What’s in a Title? Chalk Talk and Sculpture Garden

From The Arts/Literacy Project, Brown University; special thanks to Trinity Repertory Theatre

Write the words “comedy” and “error” on the board. Encourage the students to come up to the board and write their images of and associations with the words (it might help to limit the pieces of chalk). Encourage them to branch off or to connect lines to each other’s words and phrases.

Next, divide the class into pairs and clear a playing space for the sculpture garden. One student is the sculptor, and one is the clay. Call out one word or phrase from the board. Ask the sculptors to sculpt their partners into their physical interpretations of that word or phrase. Ask students not to talk, but to communicate through appropriate touch. Encourage them to use various levels: For example, to create a sculpture on the ground or have the clay reach for the ceiling. Call “freeze” and ask the sculptors to walk around the sculpture garden, observing the other sculptors’ interpretations. Switch partners, and continue with more words and phrases.

Write the following words and lines from The Comedy Of Errors on the board:

—Why, mistress, sure my master is horn mad.

—Self-harming jealousy! fie, beat it hence.

—How many fond fools serve mad jealousy!

—I see two husbands or mine eyes deceive me.

—Methinks you are my glass, and not my brother.

Divide the class into five groups. Assign each group a line from above. Instruct the students to create a sculpture using each other, within a minute of preparation. They can create the sculpture
one at a time by building on each other’s moves or just quickly creating a frozen pose working together as a group. Encourage contact and physical connections. Coach your students with the
following tips:

— Support your own weight

— Maintain a strong body position

— Maintain focus and commitment

— Make eye contact if needed and heighten connections within the group

Call each group up one by one to present its group sculpture.

Post-Activity Discussion: How did members of the class interpret the words differently? What was the difference between being the sculptor and the clay? Which did you like best? How did you work together?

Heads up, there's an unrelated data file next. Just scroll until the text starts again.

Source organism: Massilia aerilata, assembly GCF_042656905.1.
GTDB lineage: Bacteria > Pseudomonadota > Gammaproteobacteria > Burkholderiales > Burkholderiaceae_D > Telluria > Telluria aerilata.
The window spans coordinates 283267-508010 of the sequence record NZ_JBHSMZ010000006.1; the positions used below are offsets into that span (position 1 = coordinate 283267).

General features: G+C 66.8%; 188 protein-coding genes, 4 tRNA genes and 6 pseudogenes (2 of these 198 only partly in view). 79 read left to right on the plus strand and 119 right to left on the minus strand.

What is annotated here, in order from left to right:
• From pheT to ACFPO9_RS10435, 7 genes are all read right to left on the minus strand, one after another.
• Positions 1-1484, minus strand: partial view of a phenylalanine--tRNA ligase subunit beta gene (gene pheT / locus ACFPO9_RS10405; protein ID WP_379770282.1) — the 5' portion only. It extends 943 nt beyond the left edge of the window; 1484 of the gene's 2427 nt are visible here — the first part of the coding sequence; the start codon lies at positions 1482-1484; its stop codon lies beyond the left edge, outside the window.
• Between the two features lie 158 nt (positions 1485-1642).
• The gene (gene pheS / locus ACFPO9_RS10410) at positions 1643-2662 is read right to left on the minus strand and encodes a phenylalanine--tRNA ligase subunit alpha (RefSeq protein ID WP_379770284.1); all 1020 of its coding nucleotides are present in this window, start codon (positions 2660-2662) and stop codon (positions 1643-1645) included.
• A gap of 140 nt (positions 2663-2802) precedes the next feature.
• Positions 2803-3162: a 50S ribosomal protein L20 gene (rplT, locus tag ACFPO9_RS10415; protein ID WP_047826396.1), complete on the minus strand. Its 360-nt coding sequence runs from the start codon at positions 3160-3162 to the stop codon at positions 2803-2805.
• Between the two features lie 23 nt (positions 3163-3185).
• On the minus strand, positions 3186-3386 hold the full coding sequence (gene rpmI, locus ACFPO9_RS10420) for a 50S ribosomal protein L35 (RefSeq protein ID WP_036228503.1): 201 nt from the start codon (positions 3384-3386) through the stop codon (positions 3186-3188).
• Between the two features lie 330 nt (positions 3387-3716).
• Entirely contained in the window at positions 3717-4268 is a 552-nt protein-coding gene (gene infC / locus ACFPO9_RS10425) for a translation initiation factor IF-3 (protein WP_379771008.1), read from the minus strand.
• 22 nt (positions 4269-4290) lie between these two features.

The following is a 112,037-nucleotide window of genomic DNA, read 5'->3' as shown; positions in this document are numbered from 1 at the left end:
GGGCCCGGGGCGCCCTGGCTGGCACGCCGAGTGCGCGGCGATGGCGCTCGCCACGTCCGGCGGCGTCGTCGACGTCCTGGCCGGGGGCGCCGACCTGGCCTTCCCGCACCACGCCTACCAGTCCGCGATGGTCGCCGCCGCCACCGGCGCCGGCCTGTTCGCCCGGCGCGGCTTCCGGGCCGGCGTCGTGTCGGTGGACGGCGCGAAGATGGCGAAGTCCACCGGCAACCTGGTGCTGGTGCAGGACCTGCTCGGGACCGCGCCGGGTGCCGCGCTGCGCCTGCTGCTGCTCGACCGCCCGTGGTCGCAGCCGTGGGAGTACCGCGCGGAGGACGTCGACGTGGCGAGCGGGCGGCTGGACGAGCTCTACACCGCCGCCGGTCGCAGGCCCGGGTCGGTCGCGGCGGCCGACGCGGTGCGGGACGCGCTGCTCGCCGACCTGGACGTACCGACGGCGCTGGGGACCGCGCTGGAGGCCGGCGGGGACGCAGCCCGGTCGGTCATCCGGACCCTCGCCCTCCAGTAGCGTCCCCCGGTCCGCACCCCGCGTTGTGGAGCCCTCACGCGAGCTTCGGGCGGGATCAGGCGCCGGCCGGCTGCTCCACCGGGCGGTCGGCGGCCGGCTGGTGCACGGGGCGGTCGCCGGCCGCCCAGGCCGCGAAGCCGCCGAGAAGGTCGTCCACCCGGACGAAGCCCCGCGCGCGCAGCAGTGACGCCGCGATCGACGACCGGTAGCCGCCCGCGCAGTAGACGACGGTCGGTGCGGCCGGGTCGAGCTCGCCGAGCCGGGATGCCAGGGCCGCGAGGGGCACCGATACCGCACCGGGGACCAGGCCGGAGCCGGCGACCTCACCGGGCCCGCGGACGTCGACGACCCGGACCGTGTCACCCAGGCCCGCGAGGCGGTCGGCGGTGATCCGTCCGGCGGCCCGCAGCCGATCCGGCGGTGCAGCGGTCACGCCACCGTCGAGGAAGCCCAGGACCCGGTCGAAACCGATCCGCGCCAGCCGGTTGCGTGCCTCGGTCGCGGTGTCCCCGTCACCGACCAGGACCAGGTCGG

Creating Characters through Physical Movement

Brainstorm about common archetypes and stock character types with your students, along with current popular figures who might fulfill these archetypes (Maya Angelou as Sage, Julia Roberts as Sweetheart, etc.). Types from The Comedy of Errors include:

— The Ruler/President/King

— The Sweetheart

— The Jokester/Clown

— The Fallen Woman

— The Sage/Wise Person/Mystic

— The Money Maker

Next, clear a space in the room and ask students to walk around the room. Ask them to walk from the center of the room to one corner of the room, then to go back to the center and pick another corner of the room. Ask students to mill around the room in this way, keeping the room balanced, not clumping up in the center or in one corner. Then call out the following characters and situations from The Comedy Of Errors and ask them to walk like a person in these circumstances.

— Walk like a queen or king.

— Walk like you have just been rejected by the one you love.

— Walk like you are just about to play a very fun prank.

— Walk like you have received free gifts.

— Walk like you have just been given orders by your master.

— Walk like you have just seen someone who looks just like you.

— Walk like you are going to cure someone’s sickness.

— Walk like you are being imprisoned.

— Walk like you have just discovered a twin you never knew existed.

— Walk like you have just discovered your lost child.

Post-Activity Discussion: What choices and situations might the people in these situations face? How did you use your body to communicate the situation? What parts of your body did you emphasize?

Creating and Relating a Scene

This exercise serves to introduce the students to dramatic storytelling by creating one-page
dialogues based on themes from The Comedy Of Errors.

Ask students to choose between being actors and playwrights, and then to choose one of the following scenarios.

For Playwrights:

Ask students to write a short, one-page dialogue between the two characters in one of the
scenarios below. If time allows, some playwrights may want to share their work, to be performed by the actors.

For Actors:

Pair up the actors, and ask them to create a short, two-minute improvisation from a scenario.

Scenarios:

1. Character A has just arrived in a foreign land and is searching for his family in a distraught manner. Character B is trying to calm him/her.

2. Character A has just told Character B he or she must break up with his or her girlfriend/
boyfriend.

3. Character A, after declaring his or her love for Character B, has just been told by Character B that he or she doesn’t return the affection and loves Character A’s best friend.

4. Character A, extremely jealous and seeking revenge, has just met up with the new girlfriend/boyfriend of Character B, his or her ex-boyfriend/girlfriend.

5. Character A has just learned that his or her friend has lost his/her money. Character B is unaware of the loss and tries to explain his/her innocence.

Have the students write and then perform scenes that they have created. Then guide discussion of similarities within the text of The Comedy of Errors and the texts that the students have related. Use these exercises as examples throughout the reading and performing of the Shakespeare text.